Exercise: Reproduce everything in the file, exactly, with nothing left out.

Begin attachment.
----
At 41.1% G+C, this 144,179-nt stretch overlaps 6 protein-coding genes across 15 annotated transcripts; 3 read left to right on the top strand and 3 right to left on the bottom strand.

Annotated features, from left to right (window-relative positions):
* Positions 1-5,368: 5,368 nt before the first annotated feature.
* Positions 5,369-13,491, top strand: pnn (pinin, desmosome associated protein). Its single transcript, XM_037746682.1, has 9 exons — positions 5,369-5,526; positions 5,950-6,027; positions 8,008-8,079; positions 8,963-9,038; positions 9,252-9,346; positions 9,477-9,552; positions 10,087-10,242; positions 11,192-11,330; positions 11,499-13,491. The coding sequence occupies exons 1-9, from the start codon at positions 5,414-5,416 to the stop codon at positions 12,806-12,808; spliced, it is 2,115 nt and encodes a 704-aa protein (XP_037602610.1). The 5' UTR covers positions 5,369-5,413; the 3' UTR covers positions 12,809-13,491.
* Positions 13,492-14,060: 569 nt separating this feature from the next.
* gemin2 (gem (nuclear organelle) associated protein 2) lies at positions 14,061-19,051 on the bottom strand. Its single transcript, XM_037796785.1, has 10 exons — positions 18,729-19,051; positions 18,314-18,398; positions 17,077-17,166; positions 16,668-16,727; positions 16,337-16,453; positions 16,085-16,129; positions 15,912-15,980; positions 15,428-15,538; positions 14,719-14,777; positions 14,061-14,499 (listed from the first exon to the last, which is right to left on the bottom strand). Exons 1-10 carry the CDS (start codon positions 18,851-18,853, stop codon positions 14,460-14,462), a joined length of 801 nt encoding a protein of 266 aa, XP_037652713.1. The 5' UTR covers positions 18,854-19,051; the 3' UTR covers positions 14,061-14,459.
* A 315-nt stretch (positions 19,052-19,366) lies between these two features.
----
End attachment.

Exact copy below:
At 41.1% G+C, this 144,179-nt stretch overlaps 6 protein-coding genes across 15 annotated transcripts; 3 read left to right on the top strand and 3 right to left on the bottom strand.

Annotated features, from left to right (window-relative positions):
* Positions 1-5,368: 5,368 nt before the first annotated feature.
* Positions 5,369-13,491, top strand: pnn (pinin, desmosome associated protein). Its single transcript, XM_037746682.1, has 9 exons — positions 5,369-5,526; positions 5,950-6,027; positions 8,008-8,079; positions 8,963-9,038; positions 9,252-9,346; positions 9,477-9,552; positions 10,087-10,242; positions 11,192-11,330; positions 11,499-13,491. The coding sequence occupies exons 1-9, from the start codon at positions 5,414-5,416 to the stop codon at positions 12,806-12,808; spliced, it is 2,115 nt and encodes a 704-aa protein (XP_037602610.1). The 5' UTR covers positions 5,369-5,413; the 3' UTR covers positions 12,809-13,491.
* Positions 13,492-14,060: 569 nt separating this feature from the next.
* gemin2 (gem (nuclear organelle) associated protein 2) lies at positions 14,061-19,051 on the bottom strand. Its single transcript, XM_037796785.1, has 10 exons — positions 18,729-19,051; positions 18,314-18,398; positions 17,077-17,166; positions 16,668-16,727; positions 16,337-16,453; positions 16,085-16,129; positions 15,912-15,980; positions 15,428-15,538; positions 14,719-14,777; positions 14,061-14,499 (listed from the first exon to the last, which is right to left on the bottom strand). Exons 1-10 carry the CDS (start codon positions 18,851-18,853, stop codon positions 14,460-14,462), a joined length of 801 nt encoding a protein of 266 aa, XP_037652713.1. The 5' UTR covers positions 18,854-19,051; the 3' UTR covers positions 14,061-14,459.
* A 315-nt stretch (positions 19,052-19,366) lies between these two features.